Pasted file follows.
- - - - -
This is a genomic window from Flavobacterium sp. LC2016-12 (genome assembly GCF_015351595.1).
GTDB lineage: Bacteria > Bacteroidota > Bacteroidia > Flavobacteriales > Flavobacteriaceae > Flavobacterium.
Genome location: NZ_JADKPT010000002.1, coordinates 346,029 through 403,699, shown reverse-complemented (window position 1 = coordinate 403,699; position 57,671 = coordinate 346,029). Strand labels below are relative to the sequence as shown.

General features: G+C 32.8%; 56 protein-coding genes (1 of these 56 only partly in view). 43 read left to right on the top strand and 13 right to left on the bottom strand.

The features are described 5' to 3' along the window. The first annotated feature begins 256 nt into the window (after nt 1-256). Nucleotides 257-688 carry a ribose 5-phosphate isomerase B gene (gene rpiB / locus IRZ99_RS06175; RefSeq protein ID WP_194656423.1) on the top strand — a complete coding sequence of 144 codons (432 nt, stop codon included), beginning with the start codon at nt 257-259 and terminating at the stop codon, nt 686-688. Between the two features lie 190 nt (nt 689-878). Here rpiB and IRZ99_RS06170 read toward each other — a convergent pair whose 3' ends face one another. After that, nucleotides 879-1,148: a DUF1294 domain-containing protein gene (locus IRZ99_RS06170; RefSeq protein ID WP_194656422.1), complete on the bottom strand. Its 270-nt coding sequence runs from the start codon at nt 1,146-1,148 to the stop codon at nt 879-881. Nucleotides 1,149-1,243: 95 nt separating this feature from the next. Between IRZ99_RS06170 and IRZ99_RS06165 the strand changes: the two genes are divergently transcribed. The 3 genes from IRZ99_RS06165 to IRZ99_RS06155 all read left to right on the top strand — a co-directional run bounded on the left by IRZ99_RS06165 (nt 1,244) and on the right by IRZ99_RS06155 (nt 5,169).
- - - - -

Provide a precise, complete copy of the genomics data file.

This is a genomic window from Flavobacterium sp. LC2016-12 (genome assembly GCF_015351595.1).
GTDB lineage: Bacteria > Bacteroidota > Bacteroidia > Flavobacteriales > Flavobacteriaceae > Flavobacterium.
Genome location: NZ_JADKPT010000002.1, coordinates 346,029 through 403,699, shown reverse-complemented (window position 1 = coordinate 403,699; position 57,671 = coordinate 346,029). Strand labels below are relative to the sequence as shown.

General features: G+C 32.8%; 56 protein-coding genes (1 of these 56 only partly in view). 43 read left to right on the top strand and 13 right to left on the bottom strand.

The features are described 5' to 3' along the window. The first annotated feature begins 256 nt into the window (after nt 1-256). Nucleotides 257-688 carry a ribose 5-phosphate isomerase B gene (gene rpiB / locus IRZ99_RS06175; RefSeq protein ID WP_194656423.1) on the top strand — a complete coding sequence of 144 codons (432 nt, stop codon included), beginning with the start codon at nt 257-259 and terminating at the stop codon, nt 686-688. Between the two features lie 190 nt (nt 689-878). Here rpiB and IRZ99_RS06170 read toward each other — a convergent pair whose 3' ends face one another. After that, nucleotides 879-1,148: a DUF1294 domain-containing protein gene (locus IRZ99_RS06170; RefSeq protein ID WP_194656422.1), complete on the bottom strand. Its 270-nt coding sequence runs from the start codon at nt 1,146-1,148 to the stop codon at nt 879-881. Nucleotides 1,149-1,243: 95 nt separating this feature from the next. Between IRZ99_RS06170 and IRZ99_RS06165 the strand changes: the two genes are divergently transcribed. The 3 genes from IRZ99_RS06165 to IRZ99_RS06155 all read left to right on the top strand — a co-directional run bounded on the left by IRZ99_RS06165 (nt 1,244) and on the right by IRZ99_RS06155 (nt 5,169).